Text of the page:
Blessedly, love did manage to rise up and break through when hatred was spraying a hail of bullets into two mosques in Christchurch.  48-year-old Abdul Aziz was at the second of the mosques.  He was there with his four children to pray.  When the terrorist began firing in the parking lot of the mosque, rather than running away, Mr. Aziz ran into the lot with the only thing he could find – a credit card machine.  After firing off many rounds, the terrorist returned to his vehicle to grab a second weapon, and Mr. Aziz hurled the credit card machine at him.  The terrorist then fired off another series of rounds at Mr. Aziz, who managed to protect himself by ducking between cars.  When the terrorist returned to his vehicle yet again to grab yet another weapon, Mr. Aziz found one of the guns he had dropped and, after realizing it was empty, threw it at the windshield of the terrorist’s car.  The windshield shattered.  The terrorist was spooked.  He sped off.  And many lives were saved.

Mr. Aziz explained, in an interview with The New York Times, “I was prepared to give my life to save another life.”  That’s love.  And it stopped hate dead when hate was trying to speed death.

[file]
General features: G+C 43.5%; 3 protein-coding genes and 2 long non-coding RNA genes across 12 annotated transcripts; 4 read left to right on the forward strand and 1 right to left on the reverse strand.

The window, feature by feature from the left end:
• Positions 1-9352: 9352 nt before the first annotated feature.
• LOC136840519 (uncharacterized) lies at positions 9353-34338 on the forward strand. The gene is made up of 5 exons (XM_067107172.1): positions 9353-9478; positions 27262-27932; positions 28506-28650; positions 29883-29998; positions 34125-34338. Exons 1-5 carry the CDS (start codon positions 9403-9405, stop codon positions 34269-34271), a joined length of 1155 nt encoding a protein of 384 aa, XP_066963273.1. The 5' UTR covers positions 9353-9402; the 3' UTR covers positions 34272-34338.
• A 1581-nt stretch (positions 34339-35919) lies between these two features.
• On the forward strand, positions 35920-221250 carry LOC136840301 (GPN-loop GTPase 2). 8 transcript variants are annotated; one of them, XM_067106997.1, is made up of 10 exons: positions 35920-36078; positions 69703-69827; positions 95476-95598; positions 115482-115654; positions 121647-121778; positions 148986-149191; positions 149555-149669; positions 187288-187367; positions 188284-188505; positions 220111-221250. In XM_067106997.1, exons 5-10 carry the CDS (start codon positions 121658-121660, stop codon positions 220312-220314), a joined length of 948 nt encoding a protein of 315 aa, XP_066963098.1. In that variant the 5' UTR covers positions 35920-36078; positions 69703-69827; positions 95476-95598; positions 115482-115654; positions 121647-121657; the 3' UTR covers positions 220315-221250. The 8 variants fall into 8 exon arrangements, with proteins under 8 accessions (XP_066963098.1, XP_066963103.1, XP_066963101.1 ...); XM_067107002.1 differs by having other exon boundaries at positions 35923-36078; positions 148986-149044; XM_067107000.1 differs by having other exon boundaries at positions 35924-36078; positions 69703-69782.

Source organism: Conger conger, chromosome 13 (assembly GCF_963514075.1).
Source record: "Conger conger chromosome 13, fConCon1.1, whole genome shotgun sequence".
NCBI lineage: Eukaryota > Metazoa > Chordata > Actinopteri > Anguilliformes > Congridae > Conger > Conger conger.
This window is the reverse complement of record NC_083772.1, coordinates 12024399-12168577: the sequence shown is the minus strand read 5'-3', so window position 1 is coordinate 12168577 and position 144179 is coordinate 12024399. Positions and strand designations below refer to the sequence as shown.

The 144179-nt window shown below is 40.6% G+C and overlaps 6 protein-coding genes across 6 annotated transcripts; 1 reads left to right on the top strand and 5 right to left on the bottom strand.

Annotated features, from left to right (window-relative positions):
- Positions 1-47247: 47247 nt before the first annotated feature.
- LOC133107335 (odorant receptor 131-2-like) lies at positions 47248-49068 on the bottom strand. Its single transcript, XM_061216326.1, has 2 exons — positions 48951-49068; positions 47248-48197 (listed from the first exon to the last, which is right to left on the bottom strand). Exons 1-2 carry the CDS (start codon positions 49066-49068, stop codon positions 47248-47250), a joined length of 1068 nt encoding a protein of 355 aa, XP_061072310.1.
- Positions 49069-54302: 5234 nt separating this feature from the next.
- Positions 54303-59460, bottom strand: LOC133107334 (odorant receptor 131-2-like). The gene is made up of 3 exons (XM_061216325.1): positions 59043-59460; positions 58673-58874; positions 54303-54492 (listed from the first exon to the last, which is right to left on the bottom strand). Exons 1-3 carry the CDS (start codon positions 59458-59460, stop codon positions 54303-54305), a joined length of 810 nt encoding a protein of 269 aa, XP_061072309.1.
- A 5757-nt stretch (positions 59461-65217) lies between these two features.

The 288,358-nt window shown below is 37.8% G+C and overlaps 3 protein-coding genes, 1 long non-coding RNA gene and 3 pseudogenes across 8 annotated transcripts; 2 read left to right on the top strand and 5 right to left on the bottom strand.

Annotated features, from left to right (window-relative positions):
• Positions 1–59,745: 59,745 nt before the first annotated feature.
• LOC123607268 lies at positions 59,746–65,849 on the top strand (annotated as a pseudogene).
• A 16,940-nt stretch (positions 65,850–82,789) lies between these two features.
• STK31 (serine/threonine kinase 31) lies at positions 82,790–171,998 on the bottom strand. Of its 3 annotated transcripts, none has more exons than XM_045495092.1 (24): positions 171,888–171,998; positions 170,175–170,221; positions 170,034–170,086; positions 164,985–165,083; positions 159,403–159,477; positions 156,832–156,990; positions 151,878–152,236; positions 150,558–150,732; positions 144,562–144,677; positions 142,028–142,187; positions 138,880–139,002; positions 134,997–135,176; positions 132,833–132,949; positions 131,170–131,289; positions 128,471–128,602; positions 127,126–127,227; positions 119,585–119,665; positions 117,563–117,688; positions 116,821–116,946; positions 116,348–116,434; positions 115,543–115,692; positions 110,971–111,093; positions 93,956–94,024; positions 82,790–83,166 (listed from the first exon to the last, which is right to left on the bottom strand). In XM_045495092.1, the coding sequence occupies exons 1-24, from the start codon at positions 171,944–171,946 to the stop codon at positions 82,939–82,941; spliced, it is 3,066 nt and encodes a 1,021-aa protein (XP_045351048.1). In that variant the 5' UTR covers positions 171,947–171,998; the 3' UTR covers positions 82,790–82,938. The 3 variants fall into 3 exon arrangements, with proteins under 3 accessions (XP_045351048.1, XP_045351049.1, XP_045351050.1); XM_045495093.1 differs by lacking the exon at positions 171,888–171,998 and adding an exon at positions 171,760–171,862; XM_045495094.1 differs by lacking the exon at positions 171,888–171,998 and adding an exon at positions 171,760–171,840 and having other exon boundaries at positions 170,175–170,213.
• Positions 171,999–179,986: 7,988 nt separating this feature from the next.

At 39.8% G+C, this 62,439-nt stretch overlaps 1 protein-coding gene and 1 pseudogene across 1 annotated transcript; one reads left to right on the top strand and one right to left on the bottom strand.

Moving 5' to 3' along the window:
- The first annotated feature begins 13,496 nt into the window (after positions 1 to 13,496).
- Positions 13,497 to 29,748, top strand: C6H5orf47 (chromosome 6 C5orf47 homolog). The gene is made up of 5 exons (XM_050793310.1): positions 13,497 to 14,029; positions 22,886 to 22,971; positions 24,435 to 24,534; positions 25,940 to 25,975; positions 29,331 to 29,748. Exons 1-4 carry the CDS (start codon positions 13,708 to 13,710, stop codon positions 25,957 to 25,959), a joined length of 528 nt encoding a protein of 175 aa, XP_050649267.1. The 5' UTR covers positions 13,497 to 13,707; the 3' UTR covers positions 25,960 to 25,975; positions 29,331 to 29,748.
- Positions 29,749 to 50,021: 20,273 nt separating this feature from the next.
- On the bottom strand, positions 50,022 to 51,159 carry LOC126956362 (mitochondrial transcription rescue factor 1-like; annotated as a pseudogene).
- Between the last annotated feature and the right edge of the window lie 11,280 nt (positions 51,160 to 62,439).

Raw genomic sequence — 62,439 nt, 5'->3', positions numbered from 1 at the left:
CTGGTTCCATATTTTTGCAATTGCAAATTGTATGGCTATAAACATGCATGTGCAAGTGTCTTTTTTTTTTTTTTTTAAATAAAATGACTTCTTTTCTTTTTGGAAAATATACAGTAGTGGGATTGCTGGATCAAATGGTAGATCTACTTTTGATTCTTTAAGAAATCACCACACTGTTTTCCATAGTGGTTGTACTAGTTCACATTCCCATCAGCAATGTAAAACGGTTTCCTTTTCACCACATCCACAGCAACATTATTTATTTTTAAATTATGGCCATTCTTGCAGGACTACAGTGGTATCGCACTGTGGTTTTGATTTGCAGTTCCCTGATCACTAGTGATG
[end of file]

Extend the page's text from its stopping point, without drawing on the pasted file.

Christianity teaches that there was another man – a perfect man, who was also God – who was prepared to give His life to save other lives.  His name was Jesus.  And He not only was prepared to die.  He did die.  And He not only saved lives by His death.  He bought for us eternal life with His death.

“The wages of sin is death,” the apostle Paul writes in Romans 6:23.  But he continues: “But the gift of God is eternal life in Christ Jesus our Lord.”  In Jesus’ death, love killed hate.  May this be our confidence and our conviction as we mourn the tragic losses in Christchurch.

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March 18, 2019 at 5:15 am Leave a comment

Venezuela’s Humanitarian Crisis

File:Homelessness in Venezuela.jpg

Credit: Wikipedia

Venezuela is in crisis.  Nicolás Maduro, the nation’s president, stands accused of all sorts of heinous crimes against humanity.  Luis Almagro, writing for the Washington Post, exposes some gruesome examples, including:

…subjecting opposition demonstrators such as Echenagusia Guzmán to electric shocks, beating them with nightsticks, kicks and fists and burning them with cigarettes. And [the Maduro regime will] continue to douse young men such as 18-year-old Marco Cello with gasoline, threatening to burn him, or fracture the skull of others such as Jorge León, beating him with rifle butts and helmets.

This is disgusting.  But it is also only just the beginning.  Mr. Maduro’s government stands accused of murdering some 8,290 people between 2015 and 2017.  His penchant for corrupt governance has turned what was one of Latin America’s richest countries into an economic and humanitarian disaster.